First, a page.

What Is Put-Call Parity?
Put-call parity is a principle of derivatives pricing that says the premium an investor receives for a call option should equal a similar put option. It focuses on European options, which can only be exercised at expiry. Put-call parity states that the price of a put and a call with the same strike and expiration must have the same implied volatility. Put-call parity is a useful formula for pricing options because it allows you to price an option by looking at the prices of other related options. Understanding this principle can help you make better investment decisions and makes practicing sound risk management a little easier.
Importance of Put-Call Parity
Put-call parity is the most basic option pricing model because it allows you to calculate the value of a call or put by computing the value of a related option. It says that a stock option should be worth at least as much as its corresponding position in the underlying security. Put-call parity is also a method to assess the market for pricing discrepancies. Put-call parity explains that traders aren’t willing to risk their capital unless there is sufficient compensation, making it much easier to manage your portfolio.
How Put-Call Parity Works
Put-call parity says that if you buy a call option on a stock then sell a put option on that same stock, the premium received from buying the call must be equal to the premium paid for the shot put. Put-call parity says that there should also be equality between premiums and strikes when you write an option in your portfolio and buy its related option.
The Formula for P/C Parity
The figure below shows how to calculate P/C parity. The equation that expresses put-call parity is: Put-call parity is the most important tool in your derivatives pricing toolbox because it allows you to compare options across strikes, tenors, and issuers.
Benefits and Drawbacks of P/C Parity
The greatest advantage of put-call parity is that it’s a great tool for risk management. It also makes it easier to compare the prices of different options written on the same security because you can calculate them in terms of their intrinsic value, which is simply the difference between the strike and the current price. However, Put-Call parity does have some drawbacks. Put-call parity typically only works near the money and when trading options on individual stocks. Put-call parity also doesn’t work as well without money options.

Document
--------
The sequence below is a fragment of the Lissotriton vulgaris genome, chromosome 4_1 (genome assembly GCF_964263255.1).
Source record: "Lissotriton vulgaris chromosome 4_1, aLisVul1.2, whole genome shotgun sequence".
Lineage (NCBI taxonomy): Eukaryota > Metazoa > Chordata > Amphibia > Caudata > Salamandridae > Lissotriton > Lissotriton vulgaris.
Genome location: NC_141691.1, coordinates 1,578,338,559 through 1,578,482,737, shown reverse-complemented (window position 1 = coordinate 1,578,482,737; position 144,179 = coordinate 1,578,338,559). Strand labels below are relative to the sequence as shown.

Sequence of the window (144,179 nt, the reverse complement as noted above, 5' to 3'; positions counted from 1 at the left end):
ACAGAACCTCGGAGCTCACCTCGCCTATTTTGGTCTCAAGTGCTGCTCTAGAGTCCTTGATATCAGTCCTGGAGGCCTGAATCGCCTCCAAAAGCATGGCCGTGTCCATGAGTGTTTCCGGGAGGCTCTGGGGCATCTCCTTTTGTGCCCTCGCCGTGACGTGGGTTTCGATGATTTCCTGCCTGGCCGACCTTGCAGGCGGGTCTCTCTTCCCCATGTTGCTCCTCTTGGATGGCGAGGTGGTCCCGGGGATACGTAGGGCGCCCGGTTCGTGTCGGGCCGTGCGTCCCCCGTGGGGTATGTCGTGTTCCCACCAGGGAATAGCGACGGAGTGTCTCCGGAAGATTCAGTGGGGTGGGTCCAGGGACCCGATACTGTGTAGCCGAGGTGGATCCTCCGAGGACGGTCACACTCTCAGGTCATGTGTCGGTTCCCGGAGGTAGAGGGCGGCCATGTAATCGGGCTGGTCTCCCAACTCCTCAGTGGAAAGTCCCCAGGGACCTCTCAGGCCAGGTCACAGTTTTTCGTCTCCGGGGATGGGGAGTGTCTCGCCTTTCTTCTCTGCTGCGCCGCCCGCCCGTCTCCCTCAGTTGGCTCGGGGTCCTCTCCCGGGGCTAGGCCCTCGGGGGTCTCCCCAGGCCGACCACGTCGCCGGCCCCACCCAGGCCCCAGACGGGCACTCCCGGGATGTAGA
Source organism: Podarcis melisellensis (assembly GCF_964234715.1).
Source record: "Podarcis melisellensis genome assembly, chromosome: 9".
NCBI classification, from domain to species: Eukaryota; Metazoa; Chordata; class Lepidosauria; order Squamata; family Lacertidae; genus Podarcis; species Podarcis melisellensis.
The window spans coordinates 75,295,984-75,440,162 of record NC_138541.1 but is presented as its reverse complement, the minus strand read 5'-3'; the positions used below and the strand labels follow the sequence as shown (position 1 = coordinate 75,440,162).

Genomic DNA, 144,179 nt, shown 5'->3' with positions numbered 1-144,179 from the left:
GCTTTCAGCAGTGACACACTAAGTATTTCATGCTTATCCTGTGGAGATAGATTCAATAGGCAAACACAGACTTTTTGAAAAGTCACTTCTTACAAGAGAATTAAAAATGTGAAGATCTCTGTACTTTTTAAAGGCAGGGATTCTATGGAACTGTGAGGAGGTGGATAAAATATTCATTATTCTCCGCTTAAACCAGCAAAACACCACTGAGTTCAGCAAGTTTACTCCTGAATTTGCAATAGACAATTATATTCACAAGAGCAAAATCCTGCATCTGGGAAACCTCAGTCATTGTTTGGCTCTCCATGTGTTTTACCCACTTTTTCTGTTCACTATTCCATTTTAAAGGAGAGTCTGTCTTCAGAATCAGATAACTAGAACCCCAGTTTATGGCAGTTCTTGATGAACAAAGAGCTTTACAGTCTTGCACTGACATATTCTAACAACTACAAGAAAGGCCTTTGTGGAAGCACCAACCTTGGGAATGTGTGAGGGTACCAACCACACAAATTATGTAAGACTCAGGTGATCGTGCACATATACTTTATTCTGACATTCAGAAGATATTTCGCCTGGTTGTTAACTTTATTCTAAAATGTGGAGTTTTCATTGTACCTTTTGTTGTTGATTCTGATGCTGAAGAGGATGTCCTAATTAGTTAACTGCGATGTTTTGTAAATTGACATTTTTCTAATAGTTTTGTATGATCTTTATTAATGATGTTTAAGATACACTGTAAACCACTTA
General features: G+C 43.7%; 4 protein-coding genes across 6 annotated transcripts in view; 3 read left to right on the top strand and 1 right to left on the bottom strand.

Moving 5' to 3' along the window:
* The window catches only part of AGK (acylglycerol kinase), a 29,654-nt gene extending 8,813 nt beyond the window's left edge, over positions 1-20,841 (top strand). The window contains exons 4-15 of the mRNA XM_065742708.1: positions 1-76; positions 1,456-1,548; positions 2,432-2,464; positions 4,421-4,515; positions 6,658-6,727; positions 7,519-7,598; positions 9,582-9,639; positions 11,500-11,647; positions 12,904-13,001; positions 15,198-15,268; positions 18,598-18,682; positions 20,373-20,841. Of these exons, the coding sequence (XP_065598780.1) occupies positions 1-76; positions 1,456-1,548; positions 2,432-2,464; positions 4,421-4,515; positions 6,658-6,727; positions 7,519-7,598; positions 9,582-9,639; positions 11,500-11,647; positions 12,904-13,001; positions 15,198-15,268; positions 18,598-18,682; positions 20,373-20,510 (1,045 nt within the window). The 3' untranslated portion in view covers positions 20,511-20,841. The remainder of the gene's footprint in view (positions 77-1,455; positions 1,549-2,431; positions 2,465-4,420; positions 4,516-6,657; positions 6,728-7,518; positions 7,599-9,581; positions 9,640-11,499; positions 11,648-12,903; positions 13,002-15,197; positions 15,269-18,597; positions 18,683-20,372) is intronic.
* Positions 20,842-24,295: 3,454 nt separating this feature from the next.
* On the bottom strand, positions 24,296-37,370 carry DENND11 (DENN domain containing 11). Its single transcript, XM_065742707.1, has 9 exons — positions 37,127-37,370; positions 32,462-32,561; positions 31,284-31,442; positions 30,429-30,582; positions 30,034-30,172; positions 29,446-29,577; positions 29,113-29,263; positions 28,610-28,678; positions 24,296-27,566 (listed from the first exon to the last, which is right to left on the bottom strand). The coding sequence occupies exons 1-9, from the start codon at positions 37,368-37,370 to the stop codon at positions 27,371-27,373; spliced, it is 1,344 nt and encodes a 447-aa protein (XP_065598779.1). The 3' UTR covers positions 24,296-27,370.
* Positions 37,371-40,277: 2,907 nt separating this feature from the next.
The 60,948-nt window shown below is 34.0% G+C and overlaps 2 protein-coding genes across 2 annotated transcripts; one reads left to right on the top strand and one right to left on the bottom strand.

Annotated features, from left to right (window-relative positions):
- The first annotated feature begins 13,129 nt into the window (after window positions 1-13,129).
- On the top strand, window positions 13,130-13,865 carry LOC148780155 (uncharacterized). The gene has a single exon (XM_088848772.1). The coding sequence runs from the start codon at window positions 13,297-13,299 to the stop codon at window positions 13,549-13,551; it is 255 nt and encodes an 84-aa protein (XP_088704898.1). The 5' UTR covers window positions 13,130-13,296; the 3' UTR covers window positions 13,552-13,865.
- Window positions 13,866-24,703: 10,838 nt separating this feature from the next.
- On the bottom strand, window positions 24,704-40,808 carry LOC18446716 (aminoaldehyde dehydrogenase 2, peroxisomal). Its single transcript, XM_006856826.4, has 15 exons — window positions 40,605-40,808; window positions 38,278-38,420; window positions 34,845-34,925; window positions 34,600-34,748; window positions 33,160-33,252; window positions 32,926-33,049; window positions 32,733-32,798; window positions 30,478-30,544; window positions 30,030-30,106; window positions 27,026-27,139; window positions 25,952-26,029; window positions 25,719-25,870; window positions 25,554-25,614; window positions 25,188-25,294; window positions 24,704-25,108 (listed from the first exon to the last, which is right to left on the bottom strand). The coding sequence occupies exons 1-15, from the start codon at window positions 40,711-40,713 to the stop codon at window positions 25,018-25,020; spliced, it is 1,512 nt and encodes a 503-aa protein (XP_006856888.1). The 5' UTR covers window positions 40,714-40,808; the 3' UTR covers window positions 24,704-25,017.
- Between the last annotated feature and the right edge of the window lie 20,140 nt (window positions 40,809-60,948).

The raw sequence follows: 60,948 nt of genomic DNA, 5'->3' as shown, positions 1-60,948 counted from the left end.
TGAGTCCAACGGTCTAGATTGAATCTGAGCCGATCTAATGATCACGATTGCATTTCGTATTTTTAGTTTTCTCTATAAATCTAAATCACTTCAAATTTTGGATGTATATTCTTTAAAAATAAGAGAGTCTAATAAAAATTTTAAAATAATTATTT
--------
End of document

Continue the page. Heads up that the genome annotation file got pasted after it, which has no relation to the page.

Why It’s Important to Understand Put-Call Parity
- Helps better diversify your portfolio by limiting the company or sector that you invest in
- Allows you to use options as a hedge, which means you can buy them instead of owning the stock itself. This is typically an easier way to manage volatility because it doesn’t require keeping track of dividends and other issues associated with being a direct shareholder.
- Helps identify when security is overpriced. Put-call parity will show, for example, that you have to pay more for an option than it’s worth. So if put-call parity shows that the premium on a stock option is too expensive then it probably means that the security can’t find buyers and might be a good opportunity because its price is expected to fall.
- Helps you better manage your portfolio by limiting the company or sector that you invest in, making it easier to diversify, and identifying when expensive options might mean other stocks are also overpriced.
The Bottom Line
Put-Call Parity is a major tool in derivatives pricing because it tells you the combined premium of Put and Call options for a security trading at or around strike price. In addition to its uses as a risk management tool, Put-Call parity can help you better diversify your portfolio by limiting which companies or sectors you invest in. It also aids you in identifying opportunities when Put-Call parity shows Put option prices are too expensive and helps identify overpriced securities.
About the Author
True Tamplin, BSc, CEPF®
True Tamplin is a published author, public speaker, CEO of UpDigital, and founder of Finance Strategists.
True is a Certified Educator in Personal Finance (CEPF®), a member of the Society for Advancing Business Editing and Writing, contributes to his financial education site, Finance Strategists, and has spoken to various financial communities such as the CFA Institute, as well as university students like his Alma mater, Biola University, where he received a bachelor of science in business and data analytics.